The precise beauty of Clarice Price Thomas
The daughter of a watch and clock maker, Clarice Price Thomas grew up in Norfolk, surrounded by the traditional machines her father used for his work.
Hours spent rifling through the drawers in his workshop and dismantling old watches ignited in Clarice a fascination with the mechanics of design, something that became central to her visual philosophy when she launched her own jewellery label in 2012. Her debut collection was a direct homage to her childhood: tiny, precise cogs and gears referred to the inner workings of timepieces.
Price Thomas is both artisan and designer, with creativity often guided by the machinery she uses. It is this fusion of traditional jeweller's techniques and machine processes that informs a markedly architectural aesthetic, which showed through in her second collection, Metropolis, inspired by cityscapes.
Clean lines and repeated geometric shapes are signature motifs, as are razor sharp edges and highly polished surfaces. Every piece is imagined, made and finished in Clarice's studio, an old chocolate factory in Hackney Wick. Outsourcing stays in the area: for metal casting, Price Thomas works with local artisans in Islington, stones are set and pieces engraved in Clerkenwell. The meticulous care applied to the creation of each piece belies Clarice's intention: that every ring, necklace and pair of earrings is intended to be worn, loved and passed on to future generations. http://claricepricethomas.com/
Bel: How did your father’s work influence your jewellery? Clarice: It had a really huge influence, not only in terms of the design and but also the making. My first collection was inspired by watch pieces and using milling machines and lathes allowed me to recreate the little cogs exactly as they are in real watches. This then ignited a fascination with using those machines to create jewellery.
Bel: Your debut collection was a homage to timepieces ... Clarice: I love the intricacy and precision inside timepieces - the way the tiny components fit together so beautifully and work so well in unison. I always found it odd that such amazing little constructions were hidden away inside cases and I wanted to show how they can be appreciated as they are. The scale has also always impressed me; it’s definitely why I always strive to create detailed pieces with so much precision. Being able to translate that into jewellery from this mechanical and engineered world - strong, bold pieces that still retain delicacy - is something I love.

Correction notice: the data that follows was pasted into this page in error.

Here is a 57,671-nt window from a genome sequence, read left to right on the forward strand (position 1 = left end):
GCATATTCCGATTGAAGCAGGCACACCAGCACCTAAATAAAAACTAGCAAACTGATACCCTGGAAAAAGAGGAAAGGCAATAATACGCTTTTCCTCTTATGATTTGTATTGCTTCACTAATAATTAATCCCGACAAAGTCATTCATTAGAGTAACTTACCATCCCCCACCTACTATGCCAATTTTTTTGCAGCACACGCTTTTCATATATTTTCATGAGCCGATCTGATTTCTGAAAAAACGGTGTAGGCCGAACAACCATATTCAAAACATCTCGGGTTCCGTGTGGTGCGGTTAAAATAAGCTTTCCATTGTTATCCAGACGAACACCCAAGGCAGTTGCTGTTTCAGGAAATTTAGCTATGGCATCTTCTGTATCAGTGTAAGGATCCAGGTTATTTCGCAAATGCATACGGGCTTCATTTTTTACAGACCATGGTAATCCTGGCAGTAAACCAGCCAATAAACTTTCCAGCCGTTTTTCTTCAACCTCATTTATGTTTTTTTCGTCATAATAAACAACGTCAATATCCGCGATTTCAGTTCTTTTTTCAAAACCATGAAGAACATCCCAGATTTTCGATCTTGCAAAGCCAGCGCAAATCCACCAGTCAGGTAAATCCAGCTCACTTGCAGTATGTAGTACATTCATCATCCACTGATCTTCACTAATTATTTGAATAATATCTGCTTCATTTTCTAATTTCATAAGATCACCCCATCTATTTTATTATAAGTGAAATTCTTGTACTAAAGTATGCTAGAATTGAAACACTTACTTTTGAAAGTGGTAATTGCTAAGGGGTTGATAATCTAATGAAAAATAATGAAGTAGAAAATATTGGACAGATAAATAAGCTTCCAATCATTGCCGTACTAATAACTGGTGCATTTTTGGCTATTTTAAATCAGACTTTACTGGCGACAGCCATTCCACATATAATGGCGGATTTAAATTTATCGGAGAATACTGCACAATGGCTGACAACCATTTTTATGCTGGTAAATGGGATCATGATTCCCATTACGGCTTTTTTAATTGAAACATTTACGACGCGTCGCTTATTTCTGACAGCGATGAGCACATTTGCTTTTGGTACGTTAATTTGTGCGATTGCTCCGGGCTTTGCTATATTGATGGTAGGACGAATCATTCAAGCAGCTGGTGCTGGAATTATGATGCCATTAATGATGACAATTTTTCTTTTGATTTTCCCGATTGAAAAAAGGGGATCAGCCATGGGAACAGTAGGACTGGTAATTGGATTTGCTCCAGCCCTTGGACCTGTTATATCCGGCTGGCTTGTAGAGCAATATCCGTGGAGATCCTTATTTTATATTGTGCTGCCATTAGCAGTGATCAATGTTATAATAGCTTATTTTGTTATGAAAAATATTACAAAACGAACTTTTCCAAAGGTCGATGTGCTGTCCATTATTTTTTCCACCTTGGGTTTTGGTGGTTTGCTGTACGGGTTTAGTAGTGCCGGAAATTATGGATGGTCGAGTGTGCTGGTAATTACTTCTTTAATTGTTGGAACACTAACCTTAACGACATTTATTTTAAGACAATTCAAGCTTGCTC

Bel: Traditional watchmaking techniques are important to you.
Clarice: It's a mixture of things - mostly because of the precision and accuracy I can achieve using those machines. Also, because the machines themselves and what they can create really pushes my designs forward …. I have an endless list in my head of different shapes and patterns waiting to be created! It's also an important part of where I come from and I think that, as a designer, it's really rewarding to have a backstory and give your designs meaning.
Bel: Describe your emotional connection to your jewellery. CPT: With the jewellery I create, the emotional connection is very much there in the design and the making of the collections. The most enjoyable part of what I do is sitting at my bench and make jewellery. I love every process involved in creating the work and I hope that that shines through. I always strive to create pieces of the highest quality and obsess over every detail. There's nothing more satisfying than making a piece from start to finish and posting it off to a happy customer. Recently, I have begun to work on more bespoke projects for engagement and wedding rings, meeting with clients and designing something unique for them. Creating these pieces always makes me happy; not only do I get to do what I love but I know the pieces will be cherished forever. The true emotional connection comes when a client receives their piece of jewellery. Then it's no longer mine; it's theirs to impart their story onto and that is so special. I guess that's exactly how I feel with the jewellery I wear; it's got its own meanings, right down to the scratches and marks that have appeared over time.
Bel: Who and what inspires you? Clarice: First and foremost, I'm really inspired by the machines and processes I use. The different shapes and patterns I can achieve using the milling machines and lathes help form the premise for a whole collection. For this reason, I find mechanical and industrial designs fascinating. Once I have an idea for a certain shape, I obsess over it; reinventing it a hundred times over until I find a form that works for a piece of jewellery. Instead of designing per se with endless sketches and drawings, I prefer to get straight into making to see what can be done. I'm really inspired by clean lines, symmetry, precise forms and repeated patterns so I love architecture - the work of Le Corbusier, for example. Carlo Scarpa and Robert Smithson are other favourites of mine, especially for their use of repeated linear shapes.
Bel: Which other jewellers do you respect and admire? Clarice: London is a hub of young jewellery designers who are all creating exciting work and it's so great to be a part of that! Among my favourites are Jessie Harris who I'm lucky to share my studio with. If you want to see a great selection of London-based jewellery designers, visit Parlä in Shoreditch. Looking back, I love the work of Jean Desprès and his fellow Art Deco jewellers, who really pushed the boundaries in terms of design and scale. Ettore Sottsass also made some amazing pieces of jewellery!